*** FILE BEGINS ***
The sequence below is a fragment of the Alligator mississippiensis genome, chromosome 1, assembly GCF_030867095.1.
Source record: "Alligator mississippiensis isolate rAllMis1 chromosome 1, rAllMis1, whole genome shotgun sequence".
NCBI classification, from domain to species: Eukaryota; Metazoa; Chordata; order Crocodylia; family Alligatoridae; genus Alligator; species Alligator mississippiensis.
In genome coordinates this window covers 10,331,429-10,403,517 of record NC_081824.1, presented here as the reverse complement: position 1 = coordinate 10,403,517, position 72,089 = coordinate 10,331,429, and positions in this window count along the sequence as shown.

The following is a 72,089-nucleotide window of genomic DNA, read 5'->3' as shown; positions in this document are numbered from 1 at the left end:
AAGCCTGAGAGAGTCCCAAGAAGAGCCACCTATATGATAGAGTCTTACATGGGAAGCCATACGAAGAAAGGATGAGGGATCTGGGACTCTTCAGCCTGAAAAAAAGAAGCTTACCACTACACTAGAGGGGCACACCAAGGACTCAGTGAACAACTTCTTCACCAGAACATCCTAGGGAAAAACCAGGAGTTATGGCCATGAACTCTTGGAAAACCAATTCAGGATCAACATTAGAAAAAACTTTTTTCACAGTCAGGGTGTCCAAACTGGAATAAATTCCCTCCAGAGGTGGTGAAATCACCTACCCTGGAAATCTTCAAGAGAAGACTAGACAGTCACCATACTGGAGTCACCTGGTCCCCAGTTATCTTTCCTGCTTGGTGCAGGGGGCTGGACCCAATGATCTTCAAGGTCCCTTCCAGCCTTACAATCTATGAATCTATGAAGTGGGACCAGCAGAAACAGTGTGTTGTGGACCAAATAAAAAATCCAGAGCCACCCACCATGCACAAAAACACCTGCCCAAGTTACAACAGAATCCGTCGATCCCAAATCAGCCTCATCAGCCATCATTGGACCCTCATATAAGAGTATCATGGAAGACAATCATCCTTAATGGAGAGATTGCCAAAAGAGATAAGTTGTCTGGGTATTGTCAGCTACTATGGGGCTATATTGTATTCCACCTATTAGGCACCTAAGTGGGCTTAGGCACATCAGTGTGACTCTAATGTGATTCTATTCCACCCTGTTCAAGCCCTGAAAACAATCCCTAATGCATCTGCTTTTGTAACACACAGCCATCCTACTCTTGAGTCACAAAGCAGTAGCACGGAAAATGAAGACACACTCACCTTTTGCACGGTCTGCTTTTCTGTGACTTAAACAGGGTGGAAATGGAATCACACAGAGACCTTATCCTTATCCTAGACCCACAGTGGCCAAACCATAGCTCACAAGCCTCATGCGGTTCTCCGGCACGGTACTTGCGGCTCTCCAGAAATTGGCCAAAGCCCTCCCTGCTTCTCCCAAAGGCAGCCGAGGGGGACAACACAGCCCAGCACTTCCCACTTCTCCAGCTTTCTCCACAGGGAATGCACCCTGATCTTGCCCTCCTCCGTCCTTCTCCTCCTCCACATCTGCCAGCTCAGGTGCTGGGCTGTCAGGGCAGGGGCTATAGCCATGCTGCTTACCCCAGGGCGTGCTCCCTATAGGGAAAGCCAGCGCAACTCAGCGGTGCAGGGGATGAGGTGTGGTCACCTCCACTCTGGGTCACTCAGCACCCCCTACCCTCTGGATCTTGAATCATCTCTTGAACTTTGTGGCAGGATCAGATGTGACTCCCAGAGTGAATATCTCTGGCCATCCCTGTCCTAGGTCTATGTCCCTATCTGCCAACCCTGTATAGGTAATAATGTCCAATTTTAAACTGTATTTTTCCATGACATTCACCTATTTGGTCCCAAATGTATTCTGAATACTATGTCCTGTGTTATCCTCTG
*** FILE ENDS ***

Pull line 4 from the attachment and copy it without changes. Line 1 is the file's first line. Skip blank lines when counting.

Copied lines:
In genome coordinates this window covers 10,331,429-10,403,517 of record NC_081824.1, presented here as the reverse complement: position 1 = coordinate 10,403,517, position 72,089 = coordinate 10,331,429, and positions in this window count along the sequence as shown.